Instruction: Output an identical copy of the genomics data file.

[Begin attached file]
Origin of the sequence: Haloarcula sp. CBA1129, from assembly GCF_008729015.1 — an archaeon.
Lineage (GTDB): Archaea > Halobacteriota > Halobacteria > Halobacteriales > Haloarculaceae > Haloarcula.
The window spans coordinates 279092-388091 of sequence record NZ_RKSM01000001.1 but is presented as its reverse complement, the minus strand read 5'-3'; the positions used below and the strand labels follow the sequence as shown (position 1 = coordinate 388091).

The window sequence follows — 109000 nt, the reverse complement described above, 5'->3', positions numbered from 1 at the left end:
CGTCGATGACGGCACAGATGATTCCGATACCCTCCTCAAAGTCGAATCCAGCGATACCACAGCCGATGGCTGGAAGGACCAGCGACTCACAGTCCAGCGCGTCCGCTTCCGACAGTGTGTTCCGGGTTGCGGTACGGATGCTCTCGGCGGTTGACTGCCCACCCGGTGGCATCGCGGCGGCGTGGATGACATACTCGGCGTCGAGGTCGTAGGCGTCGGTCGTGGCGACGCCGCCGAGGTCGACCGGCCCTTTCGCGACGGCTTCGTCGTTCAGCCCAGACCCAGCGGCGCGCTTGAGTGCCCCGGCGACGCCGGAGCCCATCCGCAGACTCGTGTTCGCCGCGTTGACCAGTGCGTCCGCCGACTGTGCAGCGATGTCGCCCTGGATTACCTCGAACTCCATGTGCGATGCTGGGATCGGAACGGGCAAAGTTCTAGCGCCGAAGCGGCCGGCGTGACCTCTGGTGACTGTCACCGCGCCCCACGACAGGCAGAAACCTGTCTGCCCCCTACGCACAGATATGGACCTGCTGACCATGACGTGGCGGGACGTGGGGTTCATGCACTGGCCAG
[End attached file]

Origin of the sequence: Haloarcula sp. CBA1129, from assembly GCF_008729015.1 — an archaeon.
Lineage (GTDB): Archaea > Halobacteriota > Halobacteria > Halobacteriales > Haloarculaceae > Haloarcula.
The window spans coordinates 279092-388091 of sequence record NZ_RKSM01000001.1 but is presented as its reverse complement, the minus strand read 5'-3'; the positions used below and the strand labels follow the sequence as shown (position 1 = coordinate 388091).

The window sequence follows — 109000 nt, the reverse complement described above, 5'->3', positions numbered from 1 at the left end:
CGTCGATGACGGCACAGATGATTCCGATACCCTCCTCAAAGTCGAATCCAGCGATACCACAGCCGATGGCTGGAAGGACCAGCGACTCACAGTCCAGCGCGTCCGCTTCCGACAGTGTGTTCCGGGTTGCGGTACGGATGCTCTCGGCGGTTGACTGCCCACCCGGTGGCATCGCGGCGGCGTGGATGACATACTCGGCGTCGAGGTCGTAGGCGTCGGTCGTGGCGACGCCGCCGAGGTCGACCGGCCCTTTCGCGACGGCTTCGTCGTTCAGCCCAGACCCAGCGGCGCGCTTGAGTGCCCCGGCGACGCCGGAGCCCATCCGCAGACTCGTGTTCGCCGCGTTGACCAGTGCGTCCGCCGACTGTGCAGCGATGTCGCCCTGGATTACCTCGAACTCCATGTGCGATGCTGGGATCGGAACGGGCAAAGTTCTAGCGCCGAAGCGGCCGGCGTGACCTCTGGTGACTGTCACCGCGCCCCACGACAGGCAGAAACCTGTCTGCCCCCTACGCACAGATATGGACCTGCTGACCATGACGTGGCGGGACGTGGGGTTCATGCACTGGCCAG